Rape in South Africa – a call to action
The recent public outcry over the brutal rapes and murders in New Delhi, India, and in the Western Cape, South Africa (SA), has rudely awakened civil society from apathy to shock about what is regarded as a common violent act against women and children, but is often ignored. The United Nations High Commissioner for Human Rights, Dr Navanethem Pillay, herself a South African, has made an impassioned plea to all members of civil society, including key role-players such as members of the criminal justice and healthcare systems, to be vigilant and mindful of their key responsibilities in protecting women and children against such violence.
SA has one of the highest incidences of rape in the world. In 2009, 68 332 cases of rape were reported to the South African Police Services (SAPS). SAPS statistics suggest that someone is raped every 35 seconds,1 but according to the National Institute for Crime Prevention and Rehabilitation (NICRO) only one in 20 rape cases is reported to the SAPS. Barriers to reporting the crime of sexual assault are a lack of faith in the criminal justice system and the medical services, and the secondary trauma sometimes suffered by survivors at the hands of the SAPS and health services.2 , 3
Rape is one of the most devastating of personal traumas. Victims’ lives have been shattered and sometimes lost, as in the recent cases referred to above, and their psychological and physical privacy invaded. Survivors experience feelings of shock, disbelief, numbness, fear, anger, guilt, self-blame, sadness and sometimes elation, and behavioural changes such as withdrawal, sleep disturbances, hypervigilance, mood swings and poor concentration; lifestyle changes and avoidance are common. The emotional scars take months, and sometimes years, to heal.2
The majority of rapists are known to the victim; relatives of victims comprise 21% of sexual offenders.3 Schoolteachers are the most common child rapists and are responsible for 33% of rapes of minors. 3 And, just when they most need support, many rape survivors feel alone and let down by loved ones, friends, and the institutions that ostensibly exist to protect them.4
My experience working in the four rape crisis centres (CCs) in the eThekwini Health District (at Addington, Prince Mshiyeni Mission and Mahatma Gandhi hospitals and the Pinetown District Surgeon’s Office) has shown that despite systematic reforms in health policy, there has been no significant change in the quality of services offered to rape survivors. Over the period 2002 - 2010, there was a 43% increase in the numbers of rapes reported at these CCs.
Outside of these CCs, the other healthcare facilities in the Durban region do not provide a dedicated service to survivors of rape. This reality constitutes an immediate barrier to reporting rape, the survivor choosing not to do so for fear of being turned away from a healthcare institution not equipped to ‘handle’ rape survivors, or being referred to one of the CCs, necessitating transport in a police vehicle which, in turn, entails a considerable time delay or worse. A further barrier to receiving care is that medical staff operate under the misapprehension that all rape survivors must first lay a charge with the SAPS and thereafter be referred to the ‘district surgeon’. The police, if the first point of contact is with the criminal justice system, are often uninformed and unsympathetic.5 Despite recent efforts to improve the system, a woman complaining of rape may have no choice but to give a statement to an untrained and unsympathetic male officer, within the hearing of others waiting for attention.5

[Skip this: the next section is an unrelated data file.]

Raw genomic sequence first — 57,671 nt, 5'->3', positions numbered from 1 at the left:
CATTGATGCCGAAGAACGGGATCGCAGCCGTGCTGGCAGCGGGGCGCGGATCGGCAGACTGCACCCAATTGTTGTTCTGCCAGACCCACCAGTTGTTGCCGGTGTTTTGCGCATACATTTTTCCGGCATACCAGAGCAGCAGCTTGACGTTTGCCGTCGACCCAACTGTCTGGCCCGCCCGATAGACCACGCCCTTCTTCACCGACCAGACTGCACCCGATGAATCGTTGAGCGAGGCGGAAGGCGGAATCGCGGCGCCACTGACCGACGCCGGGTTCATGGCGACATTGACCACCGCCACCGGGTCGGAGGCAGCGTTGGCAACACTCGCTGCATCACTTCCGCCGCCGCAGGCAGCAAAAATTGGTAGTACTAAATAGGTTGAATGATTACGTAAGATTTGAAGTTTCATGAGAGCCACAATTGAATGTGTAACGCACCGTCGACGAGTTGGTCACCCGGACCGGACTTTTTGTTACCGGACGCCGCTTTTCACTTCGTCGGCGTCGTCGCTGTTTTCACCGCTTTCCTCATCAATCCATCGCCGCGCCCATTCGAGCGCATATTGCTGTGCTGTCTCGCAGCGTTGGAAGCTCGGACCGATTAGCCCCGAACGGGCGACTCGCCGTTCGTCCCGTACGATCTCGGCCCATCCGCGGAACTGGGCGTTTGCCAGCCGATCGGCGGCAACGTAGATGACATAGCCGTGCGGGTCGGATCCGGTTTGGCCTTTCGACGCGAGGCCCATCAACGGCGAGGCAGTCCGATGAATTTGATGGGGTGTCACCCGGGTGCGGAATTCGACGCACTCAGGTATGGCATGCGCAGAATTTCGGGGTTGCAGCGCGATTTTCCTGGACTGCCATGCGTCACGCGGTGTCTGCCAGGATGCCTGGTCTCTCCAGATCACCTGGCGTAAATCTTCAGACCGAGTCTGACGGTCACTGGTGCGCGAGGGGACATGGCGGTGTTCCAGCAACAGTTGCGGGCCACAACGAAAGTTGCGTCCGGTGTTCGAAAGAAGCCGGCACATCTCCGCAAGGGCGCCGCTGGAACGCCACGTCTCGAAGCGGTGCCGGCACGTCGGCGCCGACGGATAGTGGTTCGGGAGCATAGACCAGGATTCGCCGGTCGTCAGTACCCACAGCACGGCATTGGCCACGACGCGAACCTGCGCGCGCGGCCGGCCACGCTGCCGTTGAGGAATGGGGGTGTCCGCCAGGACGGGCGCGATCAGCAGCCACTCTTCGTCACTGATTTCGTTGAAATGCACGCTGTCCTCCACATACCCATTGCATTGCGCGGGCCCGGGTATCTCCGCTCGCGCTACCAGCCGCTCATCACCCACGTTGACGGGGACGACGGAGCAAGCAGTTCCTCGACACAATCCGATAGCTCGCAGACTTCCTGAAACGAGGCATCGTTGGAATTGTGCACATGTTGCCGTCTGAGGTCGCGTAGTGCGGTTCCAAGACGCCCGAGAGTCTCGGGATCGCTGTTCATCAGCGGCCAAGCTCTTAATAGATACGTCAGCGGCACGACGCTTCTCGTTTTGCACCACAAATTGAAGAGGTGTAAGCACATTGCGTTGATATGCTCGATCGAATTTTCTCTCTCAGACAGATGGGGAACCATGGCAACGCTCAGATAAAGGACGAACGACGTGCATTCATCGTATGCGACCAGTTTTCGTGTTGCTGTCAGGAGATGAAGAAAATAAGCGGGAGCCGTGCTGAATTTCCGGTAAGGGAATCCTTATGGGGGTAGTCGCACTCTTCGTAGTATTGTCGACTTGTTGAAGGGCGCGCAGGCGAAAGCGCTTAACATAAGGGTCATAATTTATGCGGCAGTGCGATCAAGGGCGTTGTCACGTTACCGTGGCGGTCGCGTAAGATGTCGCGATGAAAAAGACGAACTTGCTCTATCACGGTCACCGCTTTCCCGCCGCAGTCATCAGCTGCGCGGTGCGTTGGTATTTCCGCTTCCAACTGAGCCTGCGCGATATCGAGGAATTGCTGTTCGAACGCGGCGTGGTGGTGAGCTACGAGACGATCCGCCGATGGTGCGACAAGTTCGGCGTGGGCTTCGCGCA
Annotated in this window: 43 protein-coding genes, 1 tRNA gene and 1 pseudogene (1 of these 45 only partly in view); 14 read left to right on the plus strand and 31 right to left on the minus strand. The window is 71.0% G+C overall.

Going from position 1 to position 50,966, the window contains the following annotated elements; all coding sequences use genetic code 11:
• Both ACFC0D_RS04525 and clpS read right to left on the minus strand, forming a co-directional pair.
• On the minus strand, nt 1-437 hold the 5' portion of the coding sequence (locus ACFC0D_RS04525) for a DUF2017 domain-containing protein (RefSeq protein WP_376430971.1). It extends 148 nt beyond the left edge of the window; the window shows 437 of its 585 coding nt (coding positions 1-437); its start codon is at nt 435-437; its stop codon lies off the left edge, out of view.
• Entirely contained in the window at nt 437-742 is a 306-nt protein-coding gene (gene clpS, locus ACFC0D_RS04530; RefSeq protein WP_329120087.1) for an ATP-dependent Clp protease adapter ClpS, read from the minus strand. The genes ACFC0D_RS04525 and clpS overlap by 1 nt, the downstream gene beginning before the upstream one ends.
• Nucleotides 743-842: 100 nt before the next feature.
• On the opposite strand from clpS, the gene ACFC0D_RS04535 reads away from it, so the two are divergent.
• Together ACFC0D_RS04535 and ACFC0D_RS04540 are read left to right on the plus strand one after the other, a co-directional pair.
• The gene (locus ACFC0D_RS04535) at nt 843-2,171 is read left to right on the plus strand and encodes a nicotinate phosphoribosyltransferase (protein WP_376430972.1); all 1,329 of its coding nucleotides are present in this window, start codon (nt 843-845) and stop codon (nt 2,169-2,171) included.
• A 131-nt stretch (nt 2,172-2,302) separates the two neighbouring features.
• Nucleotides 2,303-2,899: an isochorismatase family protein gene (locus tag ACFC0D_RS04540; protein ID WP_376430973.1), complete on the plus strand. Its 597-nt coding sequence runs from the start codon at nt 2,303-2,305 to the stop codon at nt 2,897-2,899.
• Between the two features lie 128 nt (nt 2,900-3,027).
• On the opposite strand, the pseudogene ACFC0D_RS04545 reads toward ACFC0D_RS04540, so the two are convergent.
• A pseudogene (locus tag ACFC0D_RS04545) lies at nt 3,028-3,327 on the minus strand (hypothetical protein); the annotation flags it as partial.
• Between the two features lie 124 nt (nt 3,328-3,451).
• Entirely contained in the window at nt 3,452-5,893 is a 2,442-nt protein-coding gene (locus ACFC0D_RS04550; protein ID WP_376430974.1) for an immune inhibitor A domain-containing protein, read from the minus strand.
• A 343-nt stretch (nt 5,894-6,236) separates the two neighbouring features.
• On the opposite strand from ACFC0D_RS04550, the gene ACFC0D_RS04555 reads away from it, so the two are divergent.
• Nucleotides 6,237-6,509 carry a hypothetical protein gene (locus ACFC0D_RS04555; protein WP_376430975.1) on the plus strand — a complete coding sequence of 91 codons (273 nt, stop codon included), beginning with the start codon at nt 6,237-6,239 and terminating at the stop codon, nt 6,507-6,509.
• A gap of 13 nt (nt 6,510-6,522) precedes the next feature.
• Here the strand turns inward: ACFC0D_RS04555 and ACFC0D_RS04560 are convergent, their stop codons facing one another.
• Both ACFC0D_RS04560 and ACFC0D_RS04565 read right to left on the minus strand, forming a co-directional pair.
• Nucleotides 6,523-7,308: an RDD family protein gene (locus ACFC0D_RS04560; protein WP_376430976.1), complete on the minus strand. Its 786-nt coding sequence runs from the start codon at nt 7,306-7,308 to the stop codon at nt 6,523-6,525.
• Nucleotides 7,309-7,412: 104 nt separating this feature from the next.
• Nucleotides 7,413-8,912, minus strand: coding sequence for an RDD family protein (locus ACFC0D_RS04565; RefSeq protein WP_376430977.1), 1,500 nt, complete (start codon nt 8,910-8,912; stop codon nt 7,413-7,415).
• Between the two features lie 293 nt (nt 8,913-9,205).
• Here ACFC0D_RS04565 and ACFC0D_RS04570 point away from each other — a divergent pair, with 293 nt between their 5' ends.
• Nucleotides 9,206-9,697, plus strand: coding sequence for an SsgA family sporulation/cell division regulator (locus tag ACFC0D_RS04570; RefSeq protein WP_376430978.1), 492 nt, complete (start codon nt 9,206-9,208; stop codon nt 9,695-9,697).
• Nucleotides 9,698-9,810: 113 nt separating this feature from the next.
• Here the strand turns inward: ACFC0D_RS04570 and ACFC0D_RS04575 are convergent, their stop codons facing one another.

Even in facilities dedicated to the management of rape survivors, there are several problems. Reform efforts have not been consistently applied across all health districts, and there is a serious scarcity of human and financial resources and a lack of appropriate training and clinical competence in clinical forensic medicine, all compounded by staff apathy, resistance and non-adherence to protocols.
While it deserves to be stated that post-apartheid SA has made great strides in providing primary healthcare services, despite our legacy of apartheid with the distortions it created in healthcare funding and provisioning, the truth is that basic medico-legal services have lagged behind.
The Criminal Law (Sexual Offences and Related Matters) Amendment Act, 20076 (the Act) has direct relevance for health practitioners. The Act deals extensively with the commercial sexual exploitation of children, changes the legal definition of rape and sexual assault, sets down what services ought to be available for survivors of sexual assault, and deals with compulsory testing of alleged perpetrators of rape. Under the Act, the term ‘sexual assault’ is used to encompass a range of acts involving unlawful sexual penetration or attempts at penetration to any extent whatsoever by the genital organs of one person into the anus, mouth or genital organs of another person, or by any object, including any part of the body of an animal, or part of the body of a person, into the anus, mouth or genital organs of another person. Hence, women and men of all ages may experience sexual assault that may involve penetration or attempts at penetration of a range of body orifices by a range of body parts or other objects.6